Decline in the eGFR varies by disease state from patient to patient but is accelerated in individuals with proteinuria. Focal segmental glomerulosclerosis (FSGS) is a glomerulopathy that can lead to nephrotic-range proteinuria (>3.0 g of proteinuria in 24 hours). Diabetic nephropathy can lead to microalbuminuria (30-300 mg), followed by macroalbuminuria (>300 mg), and then on to nephrotic ranges.

Autosomal dominant polycystic kidney disease (ADPKD) does not lead to significant proteinuria. FSGS progresses to ESRD at a much more rapid rate compared with diabetic nephropathy, and diabetic nephropathy progresses to ESRD at a more rapid rate compared with ADPKD. It is thought that the different rates of progression to ESRD are partially attributable to the amount of proteinuria.10-12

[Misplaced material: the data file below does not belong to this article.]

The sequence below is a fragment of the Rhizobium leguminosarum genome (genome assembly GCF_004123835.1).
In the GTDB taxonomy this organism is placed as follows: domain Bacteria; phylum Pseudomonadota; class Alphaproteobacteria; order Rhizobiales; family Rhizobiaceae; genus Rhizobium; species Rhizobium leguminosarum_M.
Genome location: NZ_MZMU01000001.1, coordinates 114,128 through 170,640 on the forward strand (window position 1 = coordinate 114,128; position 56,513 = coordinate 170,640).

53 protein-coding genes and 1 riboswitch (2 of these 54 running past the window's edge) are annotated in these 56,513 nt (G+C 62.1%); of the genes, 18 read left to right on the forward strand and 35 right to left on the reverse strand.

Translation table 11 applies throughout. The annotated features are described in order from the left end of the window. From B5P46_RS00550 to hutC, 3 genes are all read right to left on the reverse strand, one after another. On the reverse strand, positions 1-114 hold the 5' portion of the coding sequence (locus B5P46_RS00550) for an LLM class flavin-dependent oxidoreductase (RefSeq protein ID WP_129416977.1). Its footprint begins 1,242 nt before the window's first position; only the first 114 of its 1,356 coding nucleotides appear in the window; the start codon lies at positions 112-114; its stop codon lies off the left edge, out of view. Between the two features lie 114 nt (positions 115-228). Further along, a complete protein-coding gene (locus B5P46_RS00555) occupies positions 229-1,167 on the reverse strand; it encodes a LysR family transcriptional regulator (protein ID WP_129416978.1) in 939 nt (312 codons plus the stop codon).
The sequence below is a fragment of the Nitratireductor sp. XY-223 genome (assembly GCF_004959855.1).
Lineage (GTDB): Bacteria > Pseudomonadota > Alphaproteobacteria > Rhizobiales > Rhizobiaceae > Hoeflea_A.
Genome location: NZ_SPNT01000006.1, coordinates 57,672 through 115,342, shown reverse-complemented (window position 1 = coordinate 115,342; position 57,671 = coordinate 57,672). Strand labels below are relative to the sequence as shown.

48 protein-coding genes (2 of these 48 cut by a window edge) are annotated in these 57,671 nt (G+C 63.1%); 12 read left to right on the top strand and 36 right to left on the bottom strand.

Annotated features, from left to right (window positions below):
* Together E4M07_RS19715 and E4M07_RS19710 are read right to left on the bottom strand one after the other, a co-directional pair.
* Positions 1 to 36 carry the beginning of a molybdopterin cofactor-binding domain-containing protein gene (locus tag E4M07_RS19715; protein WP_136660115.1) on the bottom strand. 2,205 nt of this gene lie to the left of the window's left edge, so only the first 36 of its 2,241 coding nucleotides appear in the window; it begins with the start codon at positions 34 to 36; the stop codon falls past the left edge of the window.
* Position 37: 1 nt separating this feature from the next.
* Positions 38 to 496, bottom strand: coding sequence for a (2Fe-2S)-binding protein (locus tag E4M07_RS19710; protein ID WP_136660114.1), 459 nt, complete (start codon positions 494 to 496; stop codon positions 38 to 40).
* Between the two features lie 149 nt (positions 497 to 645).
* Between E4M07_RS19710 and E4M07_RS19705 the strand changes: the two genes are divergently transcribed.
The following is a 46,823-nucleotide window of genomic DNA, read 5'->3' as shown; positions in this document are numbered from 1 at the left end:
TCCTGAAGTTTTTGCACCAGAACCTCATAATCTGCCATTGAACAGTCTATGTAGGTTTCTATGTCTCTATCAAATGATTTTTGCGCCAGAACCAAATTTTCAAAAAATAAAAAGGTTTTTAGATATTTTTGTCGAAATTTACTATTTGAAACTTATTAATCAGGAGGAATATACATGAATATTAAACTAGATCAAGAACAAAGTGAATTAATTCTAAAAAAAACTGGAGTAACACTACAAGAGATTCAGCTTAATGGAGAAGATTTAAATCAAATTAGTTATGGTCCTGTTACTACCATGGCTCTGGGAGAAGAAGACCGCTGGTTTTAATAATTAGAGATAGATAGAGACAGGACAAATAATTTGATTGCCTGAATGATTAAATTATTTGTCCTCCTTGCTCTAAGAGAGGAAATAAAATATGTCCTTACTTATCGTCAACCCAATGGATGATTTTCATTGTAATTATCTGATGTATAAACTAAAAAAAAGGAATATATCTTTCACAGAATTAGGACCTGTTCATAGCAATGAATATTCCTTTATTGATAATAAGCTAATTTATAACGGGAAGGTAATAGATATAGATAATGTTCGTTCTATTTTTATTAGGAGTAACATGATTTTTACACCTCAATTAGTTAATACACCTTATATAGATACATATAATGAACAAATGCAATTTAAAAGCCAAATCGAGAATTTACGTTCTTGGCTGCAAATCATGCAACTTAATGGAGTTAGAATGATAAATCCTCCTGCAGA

Among patients with CKD, proteinuria is an important and independent risk factor for CVD and mortality.9 Treating proteinuria with medications that hinder the RAAS blockade slow progression to ESRD and limit cardiovascular events.9,12

Conclusion

Primary-care clinicians must screen all individuals who are at risk for CKD and then aggressively treat with multiple antihypertensive agents BPs that are not at goal of <130/80. Initiate RAAS-blockade agents in CKD patients who are diabetic or have proteinuria. Refer early to nephrology for education on transplant or dialysis and for treatment of the associated comorbidities (e.g., anemia of CKD, bone/mineral disorder, electrolyte abnormalities, and fluid balance).

Denise Keller Link, MPAS, PA-C, is a nephrology physician assistant at The University of Texas Southwestern Medical School in Dallas.

References

  1. U.S. Renal Data System, USRDS 2012 Annual Data Report: Atlas of Chronic Kidney Disease and End-Stage Renal Disease in the United States, National Institutes of Health, National Institute of Diabetes and Digestive and Kidney Diseases, Bethesda, MD, 2012.
  2. National Kidney Foundation. K/DOQI clinical practice guidelines for chronic kidney disease: evaluation, classification, and stratification. Am J Kidney Dis. 2002;39:S1-S266.